Sprinkled throughout the exhibit are animal-themed objects including a beautifully hand-painted ceramic feline whistle from AD 1500-1600. (courtesy of San Diego Museum of Man)
Living with Animals is a whimsical exhibit
More than 15,000 years ago humans began sharing their meals with wolves, forging the first friendship between humans and animals, but where did we go from there? The San Diego Museum of Man’s exhibit, Living with Animals, explores the complex and dynamic relationships between humans and animals over time and across cultures.
“There’s opportunity and challenges in tackling a topic like animals, but we’ve created an exhibit that feels fresh both in its whimsical, vibrant design and in its non-traditional approach to storytelling,” said exhibit developer Sarah Crawford. “Living with Animals looks at the animals we encounter every day in our lives and homes — our beloved pets, the pests crawling through our walls, and the side of bacon we put on our plates — and asks how we decide which of these categories they belong in.”
When designing Living with Animals, the museum focused on creating an immersive, exploratory experience that encourages visitors to think about how they interact with animals, even beyond the exhibit’s walls.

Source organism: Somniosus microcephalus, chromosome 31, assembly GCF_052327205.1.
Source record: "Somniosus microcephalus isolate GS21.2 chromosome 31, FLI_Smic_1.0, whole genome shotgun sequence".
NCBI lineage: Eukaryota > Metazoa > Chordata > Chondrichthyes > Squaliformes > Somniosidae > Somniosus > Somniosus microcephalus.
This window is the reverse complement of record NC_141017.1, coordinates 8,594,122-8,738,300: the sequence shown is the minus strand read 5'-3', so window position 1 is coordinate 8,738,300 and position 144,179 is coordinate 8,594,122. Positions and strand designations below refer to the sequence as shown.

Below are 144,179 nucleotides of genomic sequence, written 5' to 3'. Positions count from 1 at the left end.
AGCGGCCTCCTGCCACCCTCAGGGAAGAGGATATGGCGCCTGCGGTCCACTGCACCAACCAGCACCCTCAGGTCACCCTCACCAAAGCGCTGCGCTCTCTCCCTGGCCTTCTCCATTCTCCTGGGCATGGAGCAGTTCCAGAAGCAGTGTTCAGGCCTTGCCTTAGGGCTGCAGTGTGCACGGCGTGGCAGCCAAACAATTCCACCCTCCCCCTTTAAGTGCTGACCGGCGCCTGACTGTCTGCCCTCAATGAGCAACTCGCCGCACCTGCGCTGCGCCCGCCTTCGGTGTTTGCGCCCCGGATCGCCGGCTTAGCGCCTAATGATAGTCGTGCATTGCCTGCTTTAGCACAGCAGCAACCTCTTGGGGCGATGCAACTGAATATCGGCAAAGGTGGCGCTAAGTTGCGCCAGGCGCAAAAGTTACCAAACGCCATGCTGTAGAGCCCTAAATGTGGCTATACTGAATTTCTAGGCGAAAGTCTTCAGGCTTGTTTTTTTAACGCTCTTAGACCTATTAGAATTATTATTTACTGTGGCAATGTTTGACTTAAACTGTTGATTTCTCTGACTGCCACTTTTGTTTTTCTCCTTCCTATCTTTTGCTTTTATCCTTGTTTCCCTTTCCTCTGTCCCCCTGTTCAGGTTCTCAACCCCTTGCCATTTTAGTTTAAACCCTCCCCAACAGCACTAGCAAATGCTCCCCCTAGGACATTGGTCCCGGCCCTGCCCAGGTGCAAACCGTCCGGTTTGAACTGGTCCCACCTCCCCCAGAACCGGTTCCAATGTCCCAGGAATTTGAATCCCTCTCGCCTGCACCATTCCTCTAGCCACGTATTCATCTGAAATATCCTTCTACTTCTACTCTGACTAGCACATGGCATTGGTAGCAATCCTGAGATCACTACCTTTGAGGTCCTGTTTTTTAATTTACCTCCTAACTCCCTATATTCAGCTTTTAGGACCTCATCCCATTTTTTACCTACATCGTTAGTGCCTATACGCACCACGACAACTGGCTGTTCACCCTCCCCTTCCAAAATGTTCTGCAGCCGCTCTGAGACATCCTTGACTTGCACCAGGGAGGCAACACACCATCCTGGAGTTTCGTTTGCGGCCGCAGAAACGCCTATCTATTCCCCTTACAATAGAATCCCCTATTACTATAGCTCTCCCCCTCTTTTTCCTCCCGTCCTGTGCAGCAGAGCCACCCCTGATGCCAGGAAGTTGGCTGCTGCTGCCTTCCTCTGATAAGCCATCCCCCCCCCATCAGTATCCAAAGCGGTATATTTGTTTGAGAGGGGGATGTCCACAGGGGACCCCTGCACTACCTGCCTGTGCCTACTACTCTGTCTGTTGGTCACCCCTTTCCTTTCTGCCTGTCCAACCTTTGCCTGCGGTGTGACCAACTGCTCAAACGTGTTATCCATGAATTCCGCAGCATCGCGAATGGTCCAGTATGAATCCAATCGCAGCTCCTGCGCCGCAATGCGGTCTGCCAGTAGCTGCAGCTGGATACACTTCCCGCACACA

“Living with Animals allows visitors to explore specific types of interaction between people and animals. I believe these interactions speak directly to the museum’s vision of reflecting on our place in the world,” said Director of Exhibits Erika Katayama. “One particular area of the exhibit invites the community to reflect on the question, ‘How can I live better with animals?’”
Sprinkled throughout the exhibit are animal-themed objects from the museum’s vast collection. These objects include Peruvian insect dance earrings that are made of real beetle shells and toucan feathers, and a beautifully hand-painted ceramic feline whistle from AD 1500-1600.
In order to create this interactive exhibit, the physical gallery space that houses Living with Animals has been completely transformed. Where linear walls and traditional text panels once stood in a former exhibit, there are now curved walls and pathways, tactical elements that encourage hands-on learning, information in unexpected ways. The new design also incorporates architectural elements that had been covered for almost two decades, including historic windows overlooking El Prado.
Visitors can experience this exhibit between 10 a.m. and p.m. daily. The San Diego Museum of Man is located at 1350 El Prado in Balboa Park. Visit here.